May 2022 TBR

A day late posting this, but May, or Beltane,  is already here, how did that happen? Without further ado, I am aiming to read around 18 of these over the coming month. This will definitely be the month that I will be reading some fiction as I have so failed to do so in April

 

Reading Through The Year

A Poem for Every Night of the Year – Allie Esiri

Word Perfect – Susie Dent

 

Finishing Off (Still!)

Opened Ground Poems 1966 – 1996 Seamus Heaney

The Hill of Devi – E.M. Forster

 

Blog Tour

Machine Journey – Richard Doyle

The Price of Immortality – Peter Ward

Villager – Tom Cox

 

Review Copies

Isles at the Edge of the Sea – Jonny Muir

The Good Life – Dorian Amos

Astral Travel – Elizabeth Baines

Britain Alone – Philip Stephens

We Own This City – Justin Fenton

Spaceworlds – Ed. Mike Ashley

The Power of Geography – Tim Marshall

The Spy Who Was Left Out In The Cold – Tim Tate

The Devil You Know – Gwen Adshead, Eileen Horne

Letters from Egypt – Lucie Duff Gordon

Crawling Horror – Ed. Daisy Butcher & Janette Leaf

The Valleys of the Assassins – Freya Stark

The Cruel Way – Ella Maillart

Above the Law – Adrian Bleese

Cornish Horrors – Ed. Joan Passey

Somebody Else – Charles Nicholl

Scenes from Prehistoric Life – Francis Pryor

Black Lion – Sicelo Mbatha

The Babel Message – Keith Kahn-Harris

The Heath – Hunter Davies

The Seven Deadly Sins – Mara Faye Lethem

One People – Guy Kennaway

Three Women of Herat – Veronica Doubleday

The Sloth Lemur’s Song – Alison Richard

Where My Feet Fall – Duncan Minshull

Polling UnPacked – Mark Pack

Jacobé & Fineta – Joaquim Ruyra

The View from the Hil – Christopher Somerville

The Best British Travel Writing Of The 21st Century – Jessica Vincent

Lost Woods – Rachel Carson

Ring of Stone Circles – Stan L Abbott

Riding Out – Simon Parker

 

Library

No Friend But The Mountains – Behrouz Boochani

The Antisocial Network – Ben Mezrich

A Still Life – Josie George

Scraps Of Wool – Bill Colegrave

Mind is The Ride – Jet McDonald

Silent Earth – Dave Goulson

Iconicon – John Grindrod

Notes From A Summer Cottage – Nina Burton

39 Ways to Save the Planet – Tom Heap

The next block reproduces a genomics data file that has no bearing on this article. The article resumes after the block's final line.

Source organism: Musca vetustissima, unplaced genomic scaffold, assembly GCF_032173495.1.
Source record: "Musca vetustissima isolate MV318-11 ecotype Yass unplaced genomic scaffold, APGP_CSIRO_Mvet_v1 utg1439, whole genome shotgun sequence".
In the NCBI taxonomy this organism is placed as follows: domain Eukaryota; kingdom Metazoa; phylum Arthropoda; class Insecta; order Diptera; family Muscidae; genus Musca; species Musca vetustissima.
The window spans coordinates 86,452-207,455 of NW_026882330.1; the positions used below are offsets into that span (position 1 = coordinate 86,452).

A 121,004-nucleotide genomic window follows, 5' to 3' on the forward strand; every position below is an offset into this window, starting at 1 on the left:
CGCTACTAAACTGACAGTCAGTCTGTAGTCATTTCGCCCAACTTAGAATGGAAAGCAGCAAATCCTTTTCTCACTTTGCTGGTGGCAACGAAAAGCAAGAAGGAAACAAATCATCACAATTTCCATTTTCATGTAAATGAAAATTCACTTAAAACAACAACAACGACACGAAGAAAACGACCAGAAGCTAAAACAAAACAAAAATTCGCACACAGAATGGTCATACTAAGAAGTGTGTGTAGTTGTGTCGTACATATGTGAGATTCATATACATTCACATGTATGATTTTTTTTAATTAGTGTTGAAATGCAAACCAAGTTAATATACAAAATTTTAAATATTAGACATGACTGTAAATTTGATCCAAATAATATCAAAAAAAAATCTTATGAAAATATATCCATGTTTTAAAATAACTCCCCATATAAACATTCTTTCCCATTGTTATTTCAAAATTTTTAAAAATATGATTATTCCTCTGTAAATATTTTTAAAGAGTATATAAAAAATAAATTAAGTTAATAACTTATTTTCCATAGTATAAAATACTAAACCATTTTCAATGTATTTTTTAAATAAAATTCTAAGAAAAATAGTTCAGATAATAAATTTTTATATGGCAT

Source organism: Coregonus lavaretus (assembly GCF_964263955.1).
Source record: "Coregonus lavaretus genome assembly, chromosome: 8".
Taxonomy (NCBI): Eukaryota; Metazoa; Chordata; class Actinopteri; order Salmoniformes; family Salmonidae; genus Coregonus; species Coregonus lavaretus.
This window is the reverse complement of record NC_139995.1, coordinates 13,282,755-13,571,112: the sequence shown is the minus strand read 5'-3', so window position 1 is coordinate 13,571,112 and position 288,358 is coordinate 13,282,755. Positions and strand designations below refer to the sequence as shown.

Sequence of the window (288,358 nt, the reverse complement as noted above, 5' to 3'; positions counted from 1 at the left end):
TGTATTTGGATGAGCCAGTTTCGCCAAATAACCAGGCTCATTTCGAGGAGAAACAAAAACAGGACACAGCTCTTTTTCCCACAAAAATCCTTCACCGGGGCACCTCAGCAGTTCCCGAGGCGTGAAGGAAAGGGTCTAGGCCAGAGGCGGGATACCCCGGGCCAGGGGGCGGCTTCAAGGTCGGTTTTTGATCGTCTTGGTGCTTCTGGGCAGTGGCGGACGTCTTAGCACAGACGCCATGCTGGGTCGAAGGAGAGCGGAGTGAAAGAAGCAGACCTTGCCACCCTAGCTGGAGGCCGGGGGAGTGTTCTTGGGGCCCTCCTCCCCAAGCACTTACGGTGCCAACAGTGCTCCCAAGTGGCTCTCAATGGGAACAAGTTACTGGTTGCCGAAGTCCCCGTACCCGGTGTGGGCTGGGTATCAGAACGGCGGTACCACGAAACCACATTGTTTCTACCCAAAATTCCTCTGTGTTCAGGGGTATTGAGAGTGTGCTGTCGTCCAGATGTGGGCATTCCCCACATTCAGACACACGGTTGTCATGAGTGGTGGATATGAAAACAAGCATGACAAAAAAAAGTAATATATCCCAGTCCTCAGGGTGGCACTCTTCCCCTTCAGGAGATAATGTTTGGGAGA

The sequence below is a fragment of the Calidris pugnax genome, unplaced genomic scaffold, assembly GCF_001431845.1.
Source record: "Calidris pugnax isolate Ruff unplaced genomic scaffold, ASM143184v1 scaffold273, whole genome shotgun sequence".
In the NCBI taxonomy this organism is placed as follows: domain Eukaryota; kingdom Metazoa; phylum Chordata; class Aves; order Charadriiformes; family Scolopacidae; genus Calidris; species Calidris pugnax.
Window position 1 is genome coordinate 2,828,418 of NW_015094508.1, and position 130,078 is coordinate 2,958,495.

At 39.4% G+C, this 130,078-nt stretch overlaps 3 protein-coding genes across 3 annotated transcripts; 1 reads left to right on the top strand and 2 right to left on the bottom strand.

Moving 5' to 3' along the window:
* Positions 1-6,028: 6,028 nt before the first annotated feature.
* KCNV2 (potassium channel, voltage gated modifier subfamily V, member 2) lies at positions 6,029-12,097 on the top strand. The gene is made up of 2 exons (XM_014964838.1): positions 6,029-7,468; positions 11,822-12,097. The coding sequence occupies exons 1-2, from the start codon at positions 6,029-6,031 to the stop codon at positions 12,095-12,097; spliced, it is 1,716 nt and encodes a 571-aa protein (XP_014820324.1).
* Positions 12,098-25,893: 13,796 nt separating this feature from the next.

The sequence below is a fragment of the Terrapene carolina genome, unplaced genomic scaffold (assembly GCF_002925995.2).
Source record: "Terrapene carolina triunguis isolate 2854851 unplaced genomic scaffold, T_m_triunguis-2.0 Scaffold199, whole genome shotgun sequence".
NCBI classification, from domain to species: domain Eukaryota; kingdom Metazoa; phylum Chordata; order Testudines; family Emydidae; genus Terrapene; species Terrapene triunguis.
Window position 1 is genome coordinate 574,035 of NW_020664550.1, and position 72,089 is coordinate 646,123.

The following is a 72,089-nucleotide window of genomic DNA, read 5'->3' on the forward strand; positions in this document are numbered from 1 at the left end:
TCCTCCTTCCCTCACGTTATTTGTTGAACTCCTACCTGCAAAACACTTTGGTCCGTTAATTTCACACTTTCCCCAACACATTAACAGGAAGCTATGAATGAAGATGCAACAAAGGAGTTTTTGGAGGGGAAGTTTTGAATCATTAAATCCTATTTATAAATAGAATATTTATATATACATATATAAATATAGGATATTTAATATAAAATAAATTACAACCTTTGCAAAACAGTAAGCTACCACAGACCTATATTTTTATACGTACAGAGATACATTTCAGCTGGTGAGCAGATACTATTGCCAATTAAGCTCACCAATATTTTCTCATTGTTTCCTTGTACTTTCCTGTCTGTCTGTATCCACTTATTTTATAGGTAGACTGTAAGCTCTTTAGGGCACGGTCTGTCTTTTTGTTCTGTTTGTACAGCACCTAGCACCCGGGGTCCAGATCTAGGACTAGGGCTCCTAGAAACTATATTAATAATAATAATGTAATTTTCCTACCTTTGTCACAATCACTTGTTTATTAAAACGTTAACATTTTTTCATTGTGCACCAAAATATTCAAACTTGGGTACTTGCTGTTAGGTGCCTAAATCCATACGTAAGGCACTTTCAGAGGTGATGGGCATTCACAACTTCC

Park Life – Tom Chesshyre

The Bookseller’s Tale – Martin Latham

The Spymasters – Chris Whipple

Looking for Transwonderland – Noo Saro-Wiwa

A Sky Full Of Kites – Tom Bowser

A Curious Absence of Chickens – Sophie Grigson

We, Robots – Curtis White

Secrets Of A Devon Wood – Jo Brown

 

Poetry

Machine Journey – Richard Doyle

 

Books to Clear

Our Game – John Le Carré

The Tailor of Panama- John Le Carré

Year of the Golden Ape – Colin Forbes

Dreaming in Code – Scott Rosenberg

 

Challenge Books

The Wood That Made London – C.J. Schuler

English Pastoral – James Rebanks

Wild Silence – Raynor Winn

 

Photobook

Dorset In Photographs – Matt Pinner

 

So, er, that is it. Inevitably there will be library books that have to be read as others have reserved them. Either way, I win!

Any in that list that you like the look of?

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4 Comments

  1. Liz Dexter

    Well I have the James Rebanks TBR and just finished and reviewed Wild Silence. I’d like to read your thoughts on The Best British Travel Writing and how diverse, etc., it is. I just directed my best friend to your review of Wanderland; she’d seen Amazon reviews about how it sees racism where there is none, etc., etc., in that way Amazon reviewers have of reacting to books by global majority people authors and was worried about it coming up on our Reading Together.

    • Paul

      Rayor has a new book coming out in the autumn. I will be reading that alongside some other general travel writing books in a week or so. I have now met Jinny and she is lovely. Her book was a great take on getting more than just nature and mental health relief from the countryside.

  2. Marcene

    English Pastoral is on my TBR. Funny how a book I’d not heard of before picking up the book, suddenly is referenced in a number of things I come across.

    • Paul

      I have had that happen in the past, and not with new books either.

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